“In the near future, the theatrical business will be relatively robust. But three to five years? It’s anybody’s guess…. I change my mind about that about every day.” That uncertainty, from one of Hollywood’s most successful producers, Jason Blum of Blumhouse Productions, was one of the sobering but riveting moments of the 45th Annual UCLA Entertainment Symposium, which unspooled over a series of four weekly webinars in the month of June.
Titled “The Show Must Go On…line? Life after Hollywood’s Longest Year,” the month-long series focused on prevailing issues including post-pandemic content distribution and the new burst of efforts to boost equity, diversity, and inclusion in the business. The symposium has been a flagship event of the entertainment industry for 45 years and is typically held on the UCLA campus each spring. In 2021, for the second straight year, it moved online.
“The symposium in fact reached a much broader audience than when we meet on campus,” says UCLA School of Law Professor Doug Lichtman, who serves as the faculty director of the Ziffren Institute for Media, Entertainment, Technology, and Sports Law. “So despite the move to the virtual arena, we were gratified and excited to line up so many impressive participants and keep the tradition running smoothly until our awaited return to hosting an in-person event.”
The symposium kicked off on June 2 with industry analyst Tom Wolzien’s annual survey of the state of the business, which showed in stark detail the pandemic’s impact on the volume and means of entertainment consumption by global audiences. Then, a panel called “From Intent to Impact: How Diversity, Equity & Inclusion Make (Necessary) Business Sense” zeroed in on the increased efforts to make the entertainment business a more open and welcoming place for people from all backgrounds, particularly in light of the national reckoning over systemic racism. UCLA Law alumna Catrice Monson ’97 of Right Size Media moderated the discussion involving leaders on the front lines of the movement.
“A single job or two early in someone’s career has a disproportionately large effect: Opportunity piles on opportunity piles on opportunity,” said FX chairman John Landgraf, who recognized the need for stronger pipelines and diversity in entry-level positions. “There’s also a vitality that comes from embracing intersectionality and a multitude of identities from different cultures. It’s an explosive amount of energy.”
Other panels included an examination of the theatrical movie business after COVID-19, the state of backend participation deals, government responses to speech on private social media platforms, and the explosive growth of brand influencers. (For a full rundown of all presentations and participants, visit the Entertainment Symposium’s website.)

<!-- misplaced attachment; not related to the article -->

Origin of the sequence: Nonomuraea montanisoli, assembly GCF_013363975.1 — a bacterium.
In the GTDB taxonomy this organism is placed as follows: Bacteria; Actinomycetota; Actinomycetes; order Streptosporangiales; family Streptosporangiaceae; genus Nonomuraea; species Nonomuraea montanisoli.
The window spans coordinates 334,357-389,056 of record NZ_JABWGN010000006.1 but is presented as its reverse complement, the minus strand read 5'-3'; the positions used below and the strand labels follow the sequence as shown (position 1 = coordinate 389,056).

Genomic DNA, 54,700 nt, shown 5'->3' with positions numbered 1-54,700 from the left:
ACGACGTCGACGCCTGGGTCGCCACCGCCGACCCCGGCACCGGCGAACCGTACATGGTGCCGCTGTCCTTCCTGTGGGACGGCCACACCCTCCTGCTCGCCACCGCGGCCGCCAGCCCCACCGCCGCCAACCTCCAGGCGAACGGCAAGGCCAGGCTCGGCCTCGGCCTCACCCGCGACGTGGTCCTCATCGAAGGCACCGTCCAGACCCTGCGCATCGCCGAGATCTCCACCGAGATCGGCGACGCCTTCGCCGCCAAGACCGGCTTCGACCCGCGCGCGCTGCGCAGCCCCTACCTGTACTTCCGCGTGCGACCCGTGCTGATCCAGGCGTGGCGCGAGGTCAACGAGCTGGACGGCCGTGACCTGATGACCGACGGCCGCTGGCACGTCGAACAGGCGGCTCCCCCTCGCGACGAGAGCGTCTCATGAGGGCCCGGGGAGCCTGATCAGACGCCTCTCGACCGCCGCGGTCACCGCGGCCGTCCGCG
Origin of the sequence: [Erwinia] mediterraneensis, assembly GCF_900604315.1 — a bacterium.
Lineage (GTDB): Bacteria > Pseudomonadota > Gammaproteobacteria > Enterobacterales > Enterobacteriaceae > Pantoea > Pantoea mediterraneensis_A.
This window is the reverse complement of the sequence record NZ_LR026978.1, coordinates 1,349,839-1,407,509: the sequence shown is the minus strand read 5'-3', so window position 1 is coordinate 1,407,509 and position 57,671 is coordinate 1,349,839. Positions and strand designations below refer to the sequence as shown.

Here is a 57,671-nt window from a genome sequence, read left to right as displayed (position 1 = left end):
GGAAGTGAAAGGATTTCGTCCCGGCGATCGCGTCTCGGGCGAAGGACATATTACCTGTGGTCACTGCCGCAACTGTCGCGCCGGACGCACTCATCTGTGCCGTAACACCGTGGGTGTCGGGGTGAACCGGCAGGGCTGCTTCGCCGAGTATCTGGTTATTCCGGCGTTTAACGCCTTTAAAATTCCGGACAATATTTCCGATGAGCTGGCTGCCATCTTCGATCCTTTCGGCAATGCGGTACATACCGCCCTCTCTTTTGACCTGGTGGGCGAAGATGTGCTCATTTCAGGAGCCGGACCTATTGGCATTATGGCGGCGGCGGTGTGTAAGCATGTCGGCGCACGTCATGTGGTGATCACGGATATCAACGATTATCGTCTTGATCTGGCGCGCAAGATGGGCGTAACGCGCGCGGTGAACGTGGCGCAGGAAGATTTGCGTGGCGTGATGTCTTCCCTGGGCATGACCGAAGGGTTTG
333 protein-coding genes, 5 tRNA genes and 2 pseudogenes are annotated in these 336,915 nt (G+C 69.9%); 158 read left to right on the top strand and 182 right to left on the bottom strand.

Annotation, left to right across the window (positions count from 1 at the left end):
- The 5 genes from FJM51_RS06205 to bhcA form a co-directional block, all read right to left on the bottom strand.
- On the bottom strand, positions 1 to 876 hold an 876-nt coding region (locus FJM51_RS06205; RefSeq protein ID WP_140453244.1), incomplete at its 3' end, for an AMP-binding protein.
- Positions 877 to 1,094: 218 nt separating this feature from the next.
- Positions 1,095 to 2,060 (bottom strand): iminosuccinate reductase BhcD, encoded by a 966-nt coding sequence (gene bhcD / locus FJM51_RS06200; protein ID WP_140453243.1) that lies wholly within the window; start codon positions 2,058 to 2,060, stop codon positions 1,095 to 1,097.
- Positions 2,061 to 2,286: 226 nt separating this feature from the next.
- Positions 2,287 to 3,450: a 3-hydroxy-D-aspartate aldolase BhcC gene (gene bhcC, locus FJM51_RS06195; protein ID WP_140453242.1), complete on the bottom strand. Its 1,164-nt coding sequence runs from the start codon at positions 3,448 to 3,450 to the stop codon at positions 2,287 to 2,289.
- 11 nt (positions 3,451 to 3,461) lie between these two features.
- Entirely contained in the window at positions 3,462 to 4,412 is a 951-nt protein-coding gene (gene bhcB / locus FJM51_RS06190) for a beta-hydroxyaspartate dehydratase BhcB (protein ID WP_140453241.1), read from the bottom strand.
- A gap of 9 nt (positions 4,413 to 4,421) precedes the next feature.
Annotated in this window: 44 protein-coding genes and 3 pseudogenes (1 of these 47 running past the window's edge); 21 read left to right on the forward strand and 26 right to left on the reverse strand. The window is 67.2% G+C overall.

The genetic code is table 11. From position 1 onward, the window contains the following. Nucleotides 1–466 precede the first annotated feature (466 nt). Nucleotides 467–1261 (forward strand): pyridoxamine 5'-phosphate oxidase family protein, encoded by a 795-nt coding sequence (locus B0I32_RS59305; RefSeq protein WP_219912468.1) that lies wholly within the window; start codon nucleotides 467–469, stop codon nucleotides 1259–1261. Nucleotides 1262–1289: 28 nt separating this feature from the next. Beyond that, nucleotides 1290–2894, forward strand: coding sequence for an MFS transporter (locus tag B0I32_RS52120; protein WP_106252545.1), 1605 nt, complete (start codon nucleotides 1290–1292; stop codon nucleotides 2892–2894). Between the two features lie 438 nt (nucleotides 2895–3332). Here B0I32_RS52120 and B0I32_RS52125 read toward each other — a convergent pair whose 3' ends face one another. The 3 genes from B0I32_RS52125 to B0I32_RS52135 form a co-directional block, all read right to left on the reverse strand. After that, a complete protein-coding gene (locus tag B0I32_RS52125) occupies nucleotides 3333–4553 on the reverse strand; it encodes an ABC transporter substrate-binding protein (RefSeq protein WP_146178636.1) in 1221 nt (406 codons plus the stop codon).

UCLA Law alumnus Ken Ziffren ’65 of Ziffren Brittenham, who founded the Ziffren Institute, introduced the final evening’s webinar, which started with the annual John H. Mitchell Panel on Ethics and Entertainment, sponsored by the Patricia W. Mitchell Trust. Titled “The Truth or Not the Truth: That Is the Question” and moderated by UCLA Law Professor Scott Cummings, the discussion featured a distinguished group of leaders in the law and judiciary who weighed in on the state of legal ethics in the present media age – an era studded by the unorthodox behavior of attorneys representing former President Trump and others.
Blum then concluded the symposium in a conversation with journalist Lucas Shaw of Bloomberg. Known for producing blockbuster horror movies including the Paranormal Activity series and Get Out, as well as prestige fare such as BlacKkKlansman, Blum admitted that making and releasing entertainment during the pandemic was a haphazard struggle. While his company continued to produce lower-budget films and TV fare, he said, “We, like everybody else, had a real plan to shoot a movie in July  in quarantine, and it fell apart. I couldn’t pull it off.”
Temporary production setbacks don’t concern Blum, however. The prominence and dominance of in-home viewing does. “We may be teaching people to unlearn the habit of going to the movies,” he said. “You don’t appreciate a movie nearly as much when you see it at home versus when you see it in a movie theater.”
Still, it is clear that with so many devices, video games, social media platforms, and more now vying for consumers’ attention, changes are inevitable. “It’s not healthy for our business to pretend it’s 1983,” he said. “It isn’t anymore.”